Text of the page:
Introduction: Treatment of diffuse large B cell lymphoma (DLBCL) may be a challenge for Latin American countries. Thus, novel strategies to reduce the economic burden of oncological care are necessary. In Brazil, the DLBCL annual incidence is approximately 6.000 cases, among which 30% will relapse or become refractory (R/R). In this scenario, the limited access to the new therapies reinforce the need to develop new local technologies and improve research initiatives. Here we report the development and clinical application of a Brazilian platform to manufacture genetically modified T-cells to treat patients with R/R leukemia and lymphomas, which may also help reverse the poor prognosis of these patients in low and middle-income countries. Patients and Methods: All patients were referred to our center to consider compassionate use of anti-CD19 CAR-T cell therapy. The treatment was authorized by the local medical ethical committee. Once patients were deemed to be eligible for CAR-T, they were scheduled for lymphopheresis and the cells were processed and cryopreserved. During the manufacturing process and after completion of lymphophersis, all three patients received bridging therapy. Prior to infusion of CAR-T, patients were given lymphodepletion chemotherapy with cyclophosphamide and fludarabine for 3 days. Patients were monitored daily for the occurrence of cytokine release syndrome (CRS) and immune effector cell associated neurotoxicity syndrome (ICANS), which were graduated according to the criteria of the American Society for Transplantation and Cellular Therapy. These treatments were only available because we developed a Brazilian platform to manufacture genetically modified T-cells. Firstly, we developed and validated in vitro and in vivo anti-CD19 CAR T cell expression, expansion, and cytotoxicity. Secondly, in-house lentiviral good-manufacturing practice (GMP) protocols were established for clinical purposes. Thirdly, we upscaled the manufacturing process into the GMP facility originally developed for MSCs and adapted it to genetically modified T-cells. Finally, in-house procedures to deliver anti-CD19 CAR T cells for clinical use were established according to the Brazilian Health Regulatory Agency (ANVISA) policies. Once these steps were implemented, we were able to treat the first three patients of a patient with CAR-T cells produced in Latin America. Results: Two patients presented CAR-T cell expansion after the procedure (Figure 1). Within thirty days after the infusion one patient achieved complete response, one had partial response and one was not evaluated (Table 1). All patients had CRS and only one had ICANS. Two patients died, one from infection and other from intracranial hemorrhage due to domestic accident, --- and --- days after CAR-T cell infusion, respectively. Discussion: At least two of the reported patients presented improvement of their disease. The other one died before the expected response could have been evaluated. None of the patients died from complications related to manufacturing or infusion procedures, highlighting an acceptable safety profile of the platform. Although these are preliminary results, the CAR-T cell expansion profile, presence of systemic inflammatory response and lack of early disease progression suggest the treatment effectiveness. Conclusion: Apart from all the scientific challenges, this experience highlights the feasibility to implement a viable and efficient CAR-T platform in middle-income countries. Besides, implementation of advanced cellular therapy can also contribute to enhancing the quality of other cellular therapies.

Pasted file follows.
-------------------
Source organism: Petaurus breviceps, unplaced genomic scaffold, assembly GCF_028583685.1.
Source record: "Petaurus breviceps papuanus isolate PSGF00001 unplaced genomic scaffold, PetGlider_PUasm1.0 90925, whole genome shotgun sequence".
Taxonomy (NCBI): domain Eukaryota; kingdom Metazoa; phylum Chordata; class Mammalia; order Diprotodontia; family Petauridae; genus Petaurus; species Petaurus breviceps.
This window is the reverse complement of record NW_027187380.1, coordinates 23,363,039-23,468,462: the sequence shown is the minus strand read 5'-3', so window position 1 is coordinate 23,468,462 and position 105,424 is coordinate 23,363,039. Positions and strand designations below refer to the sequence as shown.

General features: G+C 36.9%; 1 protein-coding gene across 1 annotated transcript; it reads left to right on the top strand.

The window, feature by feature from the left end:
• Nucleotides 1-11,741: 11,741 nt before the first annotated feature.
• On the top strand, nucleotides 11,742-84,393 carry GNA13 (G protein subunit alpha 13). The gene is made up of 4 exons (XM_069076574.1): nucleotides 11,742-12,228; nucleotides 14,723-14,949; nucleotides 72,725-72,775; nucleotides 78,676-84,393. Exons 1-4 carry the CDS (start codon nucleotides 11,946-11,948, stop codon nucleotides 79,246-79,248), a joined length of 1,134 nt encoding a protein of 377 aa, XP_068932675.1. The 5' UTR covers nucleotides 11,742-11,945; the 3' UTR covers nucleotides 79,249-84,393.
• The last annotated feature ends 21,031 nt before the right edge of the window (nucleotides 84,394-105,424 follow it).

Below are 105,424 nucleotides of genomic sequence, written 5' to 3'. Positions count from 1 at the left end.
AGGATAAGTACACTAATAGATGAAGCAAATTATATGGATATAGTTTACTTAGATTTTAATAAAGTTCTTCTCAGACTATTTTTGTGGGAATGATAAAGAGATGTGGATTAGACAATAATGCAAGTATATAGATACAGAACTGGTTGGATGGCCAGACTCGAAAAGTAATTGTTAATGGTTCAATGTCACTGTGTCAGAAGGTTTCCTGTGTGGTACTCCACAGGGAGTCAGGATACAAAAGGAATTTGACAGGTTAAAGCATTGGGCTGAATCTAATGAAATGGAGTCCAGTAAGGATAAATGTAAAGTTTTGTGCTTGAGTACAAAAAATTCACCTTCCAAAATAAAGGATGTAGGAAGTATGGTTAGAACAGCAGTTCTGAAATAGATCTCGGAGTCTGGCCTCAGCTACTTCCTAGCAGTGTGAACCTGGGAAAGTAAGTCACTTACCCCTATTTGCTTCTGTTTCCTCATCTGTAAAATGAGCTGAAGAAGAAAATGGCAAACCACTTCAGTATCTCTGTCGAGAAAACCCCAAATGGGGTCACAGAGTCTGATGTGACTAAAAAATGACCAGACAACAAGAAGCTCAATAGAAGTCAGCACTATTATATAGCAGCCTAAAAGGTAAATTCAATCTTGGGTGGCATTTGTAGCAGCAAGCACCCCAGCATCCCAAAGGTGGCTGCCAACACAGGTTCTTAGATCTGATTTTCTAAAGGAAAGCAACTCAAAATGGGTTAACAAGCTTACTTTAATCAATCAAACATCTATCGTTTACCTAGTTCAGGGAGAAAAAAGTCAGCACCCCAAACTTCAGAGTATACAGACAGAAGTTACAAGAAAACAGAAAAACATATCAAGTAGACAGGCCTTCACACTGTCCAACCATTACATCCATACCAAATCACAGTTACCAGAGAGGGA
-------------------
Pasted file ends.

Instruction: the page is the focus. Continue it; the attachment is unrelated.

Guerino-Cunha:Novartis: Other: Speaker; BMS: Other: Speaker; Janssen: Other: Speaker. Calado:Instituto Butantan: Consultancy; Alexion Brasil: Consultancy; Team Telomere, Inc.: Membership on an entity's Board of Directors or advisory committees; Novartis Brasil: Honoraria; Agios: Membership on an entity's Board of Directors or advisory committees; AA&MDS International Foundation: Research Funding.

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